"You shot a cow!" the machine announced when I pulled the trigger a little quickly, canceling the rest of my round.

"Screw you too," I told it.

By midafternoon we had seen all the bookstores we wanted and arrived at the convention center. My mother and a friend who'd served on the Dane County planning staff had both recommended we visit. After confirming it was indeed a Frank Lloyd Wright slab of concrete, we started looking around for a place to have dinner.

"How about here?" I suggested as we passed a steakhouse.

"Alright," said G. He made reservations for later that night and we continued down the block.

"Hey, a New Orleans bar!" he said. "I'm thirsty!"

We went in and sat down, the only ones there. The waitress came over.

"What can I get you?" she asked.

"I'll have an Abita," I said.

"Do you have anything brown and kind of textured?" asked G.

She looked at him blankly and shook her head.

"What the hell's wrong with you?" I asked.

"I don't know," he said defensively. "Fine, I'll just have an Abita too."

Before long we'd talked ourselves into Hurricanes, the perfect drink for a nice cold day. Before too much longer, G. had talked himself into bourbon.

"Are you sure that's a good idea?" asked the waitress, who had gotten past her initial suspicion we were creepy old men and had come to view us as vaguely entertaining, in a sad way.

"Bourbon's always a good idea," said G.

"He's very conscientious about his health," I said. "He used to be a firefighter. Bring us some shrimp and jambalaya too, please. And I'll have another Abita."

The waitress left to place our order.

"We're not going to the steakhouse, are we?" asked G.

"It seems like a lot of work," I said. "Let's just stay here."

Which we did. The shrimp was good and the jambalaya even better. Night came and the bar filled up. We ended up talking to the bartender, who'd just been dumped by her boyfriend. She made a couple of batches of some sour apple drink, drank some of it herself and snuck the rest to us, and from there on out things are a little hazy.

The drive home on Sunday seemed to take a lot longer than the drive there. Even so, I was home well before dinner. The Lovely Bride was working at the kitchen table.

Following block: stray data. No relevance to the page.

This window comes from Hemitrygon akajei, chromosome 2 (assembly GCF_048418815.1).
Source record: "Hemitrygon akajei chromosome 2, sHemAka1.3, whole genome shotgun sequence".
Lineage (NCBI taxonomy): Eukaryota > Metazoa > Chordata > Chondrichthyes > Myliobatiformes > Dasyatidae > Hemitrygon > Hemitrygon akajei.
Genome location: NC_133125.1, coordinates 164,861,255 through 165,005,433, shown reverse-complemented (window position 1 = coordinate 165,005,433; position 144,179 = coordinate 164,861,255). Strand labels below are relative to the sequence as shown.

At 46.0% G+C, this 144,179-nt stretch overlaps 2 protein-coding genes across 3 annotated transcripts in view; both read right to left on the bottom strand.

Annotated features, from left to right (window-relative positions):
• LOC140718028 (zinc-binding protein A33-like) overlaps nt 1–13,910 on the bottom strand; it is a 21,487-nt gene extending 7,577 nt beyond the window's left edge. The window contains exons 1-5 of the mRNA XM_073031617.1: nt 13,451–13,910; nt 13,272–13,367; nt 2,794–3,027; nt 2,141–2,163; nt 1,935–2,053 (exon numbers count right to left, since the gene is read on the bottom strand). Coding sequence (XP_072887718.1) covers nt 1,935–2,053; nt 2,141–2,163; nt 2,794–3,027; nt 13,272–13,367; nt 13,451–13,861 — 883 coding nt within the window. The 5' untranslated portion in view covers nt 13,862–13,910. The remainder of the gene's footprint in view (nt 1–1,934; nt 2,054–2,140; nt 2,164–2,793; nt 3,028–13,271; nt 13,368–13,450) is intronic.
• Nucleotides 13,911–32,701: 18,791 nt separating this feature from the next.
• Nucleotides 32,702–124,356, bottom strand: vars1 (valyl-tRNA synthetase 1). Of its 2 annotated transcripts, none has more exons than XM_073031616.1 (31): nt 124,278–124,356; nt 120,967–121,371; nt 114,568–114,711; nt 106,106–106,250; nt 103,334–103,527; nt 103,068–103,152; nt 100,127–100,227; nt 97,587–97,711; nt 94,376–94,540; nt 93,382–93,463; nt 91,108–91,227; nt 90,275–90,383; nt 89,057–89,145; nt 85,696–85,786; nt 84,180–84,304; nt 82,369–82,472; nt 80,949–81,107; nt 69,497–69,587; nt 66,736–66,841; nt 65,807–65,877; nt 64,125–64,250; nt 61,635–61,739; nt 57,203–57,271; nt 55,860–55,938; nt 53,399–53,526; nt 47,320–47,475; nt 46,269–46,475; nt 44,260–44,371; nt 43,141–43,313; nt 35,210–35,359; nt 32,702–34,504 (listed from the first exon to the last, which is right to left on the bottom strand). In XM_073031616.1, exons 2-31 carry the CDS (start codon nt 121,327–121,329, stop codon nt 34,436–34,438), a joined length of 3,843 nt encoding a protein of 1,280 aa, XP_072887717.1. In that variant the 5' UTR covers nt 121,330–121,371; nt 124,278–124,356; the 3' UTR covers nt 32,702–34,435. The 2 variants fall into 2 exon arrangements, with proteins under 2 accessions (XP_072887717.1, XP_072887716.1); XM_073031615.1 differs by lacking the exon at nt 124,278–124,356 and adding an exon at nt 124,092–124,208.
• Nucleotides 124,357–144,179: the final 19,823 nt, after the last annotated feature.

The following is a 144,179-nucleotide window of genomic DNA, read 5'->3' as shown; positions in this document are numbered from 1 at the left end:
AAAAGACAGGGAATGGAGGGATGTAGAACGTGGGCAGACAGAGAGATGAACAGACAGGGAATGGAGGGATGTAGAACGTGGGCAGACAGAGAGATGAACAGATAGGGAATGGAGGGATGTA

"I missed you," I said, giving her a smooch on the top of her head.

"We missed you too," she said.

"No we didn't," said my oldest.

"I did," said the Lovely Bride.

"That's all that matters," I said.


zombie rotten mcdonald said...

I felt a disturbance in the Force.

Probably best you didn't alert the Zombies of your proximity though. I understand.

Jennifer said...

I'll ignore the estrogen shot comment...

That stretch of 94 is eternal.

zombie rotten mcdonald said...

That's for sure, Jennifer.

I had a couple of post-college interviews in Eau Claire, and was amazed at the Nebraska-esque drive. At least there are trees, I guess.

Stopping in Tomah is your only choice.

Vonnie said...

I love Madison though. So pretty. I spent many weekends there the summer I worked at a camp in East Troy.

zombie rotten mcdonald said...

"It's Wisconsin," I reminded him. "We're required to have sausage on us at all times."

Tell it to Ed Gein.

btw, Snaggo, what do you tell the spawn when the encounter your digital personae, and the motely crue such has attracted?

Jennifer said...

It's bad form to wear a lampshade on your head when in WI.

As for the spawn, I think they've been told to be afraid of us... very afraid.

Brando said...

Tickle lived in Madison for a couple of years, but I only made it up there once to see him, and we wound up watching football all day.

Hilarious as usual, Snag. You should call these Snagelogues.

zombie rotten mcdonald said...


zombie rotten mcdonald said...

It's bad form to wear a lampshade on your head when in WI.

But MAKING a lampshade from a head, well....

Substance McGravitas said...

"I wish I could go back to elementary school," he replied.

Totally. I can do every piece of work my daughter brings home. I mean, what's the deal there?

Jennifer said...

But MAKING a lampshade from a head, well....



Kathleen said...

did you have to wear pants?

ifthethunderdontgetya™³²®© said...

"Sorry, he's been drinking," I apologized.

Shut up he explained

Very good, snag.